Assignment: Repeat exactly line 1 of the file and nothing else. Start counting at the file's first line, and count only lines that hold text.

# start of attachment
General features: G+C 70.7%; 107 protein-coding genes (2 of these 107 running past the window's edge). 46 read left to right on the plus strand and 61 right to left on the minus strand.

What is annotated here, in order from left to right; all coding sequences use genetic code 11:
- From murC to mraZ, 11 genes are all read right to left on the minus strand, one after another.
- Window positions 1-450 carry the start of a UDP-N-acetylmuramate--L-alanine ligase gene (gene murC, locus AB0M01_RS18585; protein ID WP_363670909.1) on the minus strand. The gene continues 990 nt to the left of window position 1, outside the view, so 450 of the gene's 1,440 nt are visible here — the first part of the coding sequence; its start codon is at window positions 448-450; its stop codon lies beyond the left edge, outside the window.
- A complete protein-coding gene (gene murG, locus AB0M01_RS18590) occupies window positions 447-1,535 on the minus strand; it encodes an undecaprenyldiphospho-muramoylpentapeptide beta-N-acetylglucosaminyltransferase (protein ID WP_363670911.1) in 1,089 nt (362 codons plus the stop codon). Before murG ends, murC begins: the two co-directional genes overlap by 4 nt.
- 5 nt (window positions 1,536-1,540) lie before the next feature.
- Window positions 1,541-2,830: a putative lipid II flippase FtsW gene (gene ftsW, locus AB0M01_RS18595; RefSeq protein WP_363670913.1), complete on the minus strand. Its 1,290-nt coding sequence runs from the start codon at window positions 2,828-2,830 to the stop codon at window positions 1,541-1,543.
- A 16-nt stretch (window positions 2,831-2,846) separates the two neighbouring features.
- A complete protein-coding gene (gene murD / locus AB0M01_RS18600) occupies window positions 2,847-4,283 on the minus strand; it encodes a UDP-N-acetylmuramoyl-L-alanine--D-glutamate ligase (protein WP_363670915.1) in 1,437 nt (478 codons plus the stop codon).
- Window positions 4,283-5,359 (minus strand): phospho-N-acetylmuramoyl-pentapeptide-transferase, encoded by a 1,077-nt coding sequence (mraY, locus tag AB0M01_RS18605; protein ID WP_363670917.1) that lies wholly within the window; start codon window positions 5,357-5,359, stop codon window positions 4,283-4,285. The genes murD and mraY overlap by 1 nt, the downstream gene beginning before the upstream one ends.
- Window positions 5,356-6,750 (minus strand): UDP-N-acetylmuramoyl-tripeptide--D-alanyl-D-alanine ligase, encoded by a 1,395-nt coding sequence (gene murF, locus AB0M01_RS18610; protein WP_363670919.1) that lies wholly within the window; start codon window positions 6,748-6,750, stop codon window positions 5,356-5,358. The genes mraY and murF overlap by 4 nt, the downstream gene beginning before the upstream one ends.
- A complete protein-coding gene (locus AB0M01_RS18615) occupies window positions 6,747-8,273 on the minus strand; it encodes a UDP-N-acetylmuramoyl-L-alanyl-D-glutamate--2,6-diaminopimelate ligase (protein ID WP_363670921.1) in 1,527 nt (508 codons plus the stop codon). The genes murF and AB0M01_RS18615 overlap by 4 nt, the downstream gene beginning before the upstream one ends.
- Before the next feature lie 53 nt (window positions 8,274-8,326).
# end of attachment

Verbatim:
General features: G+C 70.7%; 107 protein-coding genes (2 of these 107 running past the window's edge). 46 read left to right on the plus strand and 61 right to left on the minus strand.